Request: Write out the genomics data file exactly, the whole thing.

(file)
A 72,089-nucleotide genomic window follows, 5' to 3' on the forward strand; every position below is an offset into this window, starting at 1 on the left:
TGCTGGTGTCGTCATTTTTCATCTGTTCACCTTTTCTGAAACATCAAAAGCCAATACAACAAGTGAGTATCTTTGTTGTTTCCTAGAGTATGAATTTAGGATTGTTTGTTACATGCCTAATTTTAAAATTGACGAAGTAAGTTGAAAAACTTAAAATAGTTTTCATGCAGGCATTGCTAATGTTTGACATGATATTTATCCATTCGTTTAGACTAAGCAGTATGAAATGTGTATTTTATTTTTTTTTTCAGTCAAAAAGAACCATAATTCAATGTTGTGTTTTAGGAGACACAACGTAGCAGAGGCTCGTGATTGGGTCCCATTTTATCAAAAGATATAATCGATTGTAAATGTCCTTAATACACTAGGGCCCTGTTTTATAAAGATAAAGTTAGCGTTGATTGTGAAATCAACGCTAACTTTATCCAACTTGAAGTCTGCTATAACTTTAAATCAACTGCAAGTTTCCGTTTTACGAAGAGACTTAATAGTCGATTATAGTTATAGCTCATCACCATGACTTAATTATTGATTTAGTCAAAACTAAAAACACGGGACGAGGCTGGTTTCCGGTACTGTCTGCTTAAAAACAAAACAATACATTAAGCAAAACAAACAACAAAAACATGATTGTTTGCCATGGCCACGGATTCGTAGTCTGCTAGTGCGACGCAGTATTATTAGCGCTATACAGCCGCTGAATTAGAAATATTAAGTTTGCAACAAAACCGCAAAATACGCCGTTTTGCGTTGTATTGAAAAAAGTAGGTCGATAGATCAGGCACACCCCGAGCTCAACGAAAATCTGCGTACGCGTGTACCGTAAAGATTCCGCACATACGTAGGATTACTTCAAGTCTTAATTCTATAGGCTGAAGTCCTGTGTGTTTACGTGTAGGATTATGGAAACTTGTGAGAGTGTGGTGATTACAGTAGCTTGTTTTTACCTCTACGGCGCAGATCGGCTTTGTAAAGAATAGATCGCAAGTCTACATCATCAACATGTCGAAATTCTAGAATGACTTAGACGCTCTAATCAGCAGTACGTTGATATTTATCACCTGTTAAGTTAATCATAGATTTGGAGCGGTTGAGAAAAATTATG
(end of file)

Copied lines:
A 72,089-nucleotide genomic window follows, 5' to 3' on the forward strand; every position below is an offset into this window, starting at 1 on the left:
TGCTGGTGTCGTCATTTTTCATCTGTTCACCTTTTCTGAAACATCAAAAGCCAATACAACAAGTGAGTATCTTTGTTGTTTCCTAGAGTATGAATTTAGGATTGTTTGTTACATGCCTAATTTTAAAATTGACGAAGTAAGTTGAAAAACTTAAAATAGTTTTCATGCAGGCATTGCTAATGTTTGACATGATATTTATCCATTCGTTTAGACTAAGCAGTATGAAATGTGTATTTTATTTTTTTTTTCAGTCAAAAAGAACCATAATTCAATGTTGTGTTTTAGGAGACACAACGTAGCAGAGGCTCGTGATTGGGTCCCATTTTATCAAAAGATATAATCGATTGTAAATGTCCTTAATACACTAGGGCCCTGTTTTATAAAGATAAAGTTAGCGTTGATTGTGAAATCAACGCTAACTTTATCCAACTTGAAGTCTGCTATAACTTTAAATCAACTGCAAGTTTCCGTTTTACGAAGAGACTTAATAGTCGATTATAGTTATAGCTCATCACCATGACTTAATTATTGATTTAGTCAAAACTAAAAACACGGGACGAGGCTGGTTTCCGGTACTGTCTGCTTAAAAACAAAACAATACATTAAGCAAAACAAACAACAAAAACATGATTGTTTGCCATGGCCACGGATTCGTAGTCTGCTAGTGCGACGCAGTATTATTAGCGCTATACAGCCGCTGAATTAGAAATATTAAGTTTGCAACAAAACCGCAAAATACGCCGTTTTGCGTTGTATTGAAAAAAGTAGGTCGATAGATCAGGCACACCCCGAGCTCAACGAAAATCTGCGTACGCGTGTACCGTAAAGATTCCGCACATACGTAGGATTACTTCAAGTCTTAATTCTATAGGCTGAAGTCCTGTGTGTTTACGTGTAGGATTATGGAAACTTGTGAGAGTGTGGTGATTACAGTAGCTTGTTTTTACCTCTACGGCGCAGATCGGCTTTGTAAAGAATAGATCGCAAGTCTACATCATCAACATGTCGAAATTCTAGAATGACTTAGACGCTCTAATCAGCAGTACGTTGATATTTATCACCTGTTAAGTTAATCATAGATTTGGAGCGGTTGAGAAAAATTATG